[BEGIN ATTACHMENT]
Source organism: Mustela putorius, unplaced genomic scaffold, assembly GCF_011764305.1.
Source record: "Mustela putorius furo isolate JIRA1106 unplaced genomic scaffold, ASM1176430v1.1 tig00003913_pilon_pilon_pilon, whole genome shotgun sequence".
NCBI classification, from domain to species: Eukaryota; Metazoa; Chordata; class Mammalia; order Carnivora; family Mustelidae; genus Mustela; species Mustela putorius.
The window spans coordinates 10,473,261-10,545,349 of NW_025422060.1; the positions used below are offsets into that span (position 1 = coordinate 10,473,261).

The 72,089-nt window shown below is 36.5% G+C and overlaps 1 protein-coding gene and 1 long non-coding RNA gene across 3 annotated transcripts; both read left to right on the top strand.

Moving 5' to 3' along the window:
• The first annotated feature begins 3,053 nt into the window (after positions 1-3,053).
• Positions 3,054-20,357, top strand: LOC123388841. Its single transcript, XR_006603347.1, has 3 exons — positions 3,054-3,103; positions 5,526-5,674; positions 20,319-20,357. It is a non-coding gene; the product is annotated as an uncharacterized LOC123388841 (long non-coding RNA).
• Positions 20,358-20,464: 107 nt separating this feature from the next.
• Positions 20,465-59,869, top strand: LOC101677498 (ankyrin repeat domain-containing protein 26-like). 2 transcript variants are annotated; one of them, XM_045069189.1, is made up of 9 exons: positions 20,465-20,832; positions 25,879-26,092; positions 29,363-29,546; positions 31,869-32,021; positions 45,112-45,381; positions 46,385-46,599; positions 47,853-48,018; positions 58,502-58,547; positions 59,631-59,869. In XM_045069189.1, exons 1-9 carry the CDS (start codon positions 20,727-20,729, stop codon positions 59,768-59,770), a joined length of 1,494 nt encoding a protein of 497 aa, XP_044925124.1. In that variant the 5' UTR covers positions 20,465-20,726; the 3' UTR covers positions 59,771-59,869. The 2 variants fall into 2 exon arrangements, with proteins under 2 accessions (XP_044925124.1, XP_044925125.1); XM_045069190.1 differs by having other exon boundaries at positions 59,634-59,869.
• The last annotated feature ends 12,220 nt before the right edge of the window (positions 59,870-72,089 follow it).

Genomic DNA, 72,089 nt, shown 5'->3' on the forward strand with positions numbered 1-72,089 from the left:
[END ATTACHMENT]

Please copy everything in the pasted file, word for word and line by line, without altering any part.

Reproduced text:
Source organism: Mustela putorius, unplaced genomic scaffold, assembly GCF_011764305.1.
Source record: "Mustela putorius furo isolate JIRA1106 unplaced genomic scaffold, ASM1176430v1.1 tig00003913_pilon_pilon_pilon, whole genome shotgun sequence".
NCBI classification, from domain to species: Eukaryota; Metazoa; Chordata; class Mammalia; order Carnivora; family Mustelidae; genus Mustela; species Mustela putorius.
The window spans coordinates 10,473,261-10,545,349 of NW_025422060.1; the positions used below are offsets into that span (position 1 = coordinate 10,473,261).

The 72,089-nt window shown below is 36.5% G+C and overlaps 1 protein-coding gene and 1 long non-coding RNA gene across 3 annotated transcripts; both read left to right on the top strand.

Moving 5' to 3' along the window:
• The first annotated feature begins 3,053 nt into the window (after positions 1-3,053).
• Positions 3,054-20,357, top strand: LOC123388841. Its single transcript, XR_006603347.1, has 3 exons — positions 3,054-3,103; positions 5,526-5,674; positions 20,319-20,357. It is a non-coding gene; the product is annotated as an uncharacterized LOC123388841 (long non-coding RNA).
• Positions 20,358-20,464: 107 nt separating this feature from the next.
• Positions 20,465-59,869, top strand: LOC101677498 (ankyrin repeat domain-containing protein 26-like). 2 transcript variants are annotated; one of them, XM_045069189.1, is made up of 9 exons: positions 20,465-20,832; positions 25,879-26,092; positions 29,363-29,546; positions 31,869-32,021; positions 45,112-45,381; positions 46,385-46,599; positions 47,853-48,018; positions 58,502-58,547; positions 59,631-59,869. In XM_045069189.1, exons 1-9 carry the CDS (start codon positions 20,727-20,729, stop codon positions 59,768-59,770), a joined length of 1,494 nt encoding a protein of 497 aa, XP_044925124.1. In that variant the 5' UTR covers positions 20,465-20,726; the 3' UTR covers positions 59,771-59,869. The 2 variants fall into 2 exon arrangements, with proteins under 2 accessions (XP_044925124.1, XP_044925125.1); XM_045069190.1 differs by having other exon boundaries at positions 59,634-59,869.
• The last annotated feature ends 12,220 nt before the right edge of the window (positions 59,870-72,089 follow it).

Genomic DNA, 72,089 nt, shown 5'->3' on the forward strand with positions numbered 1-72,089 from the left: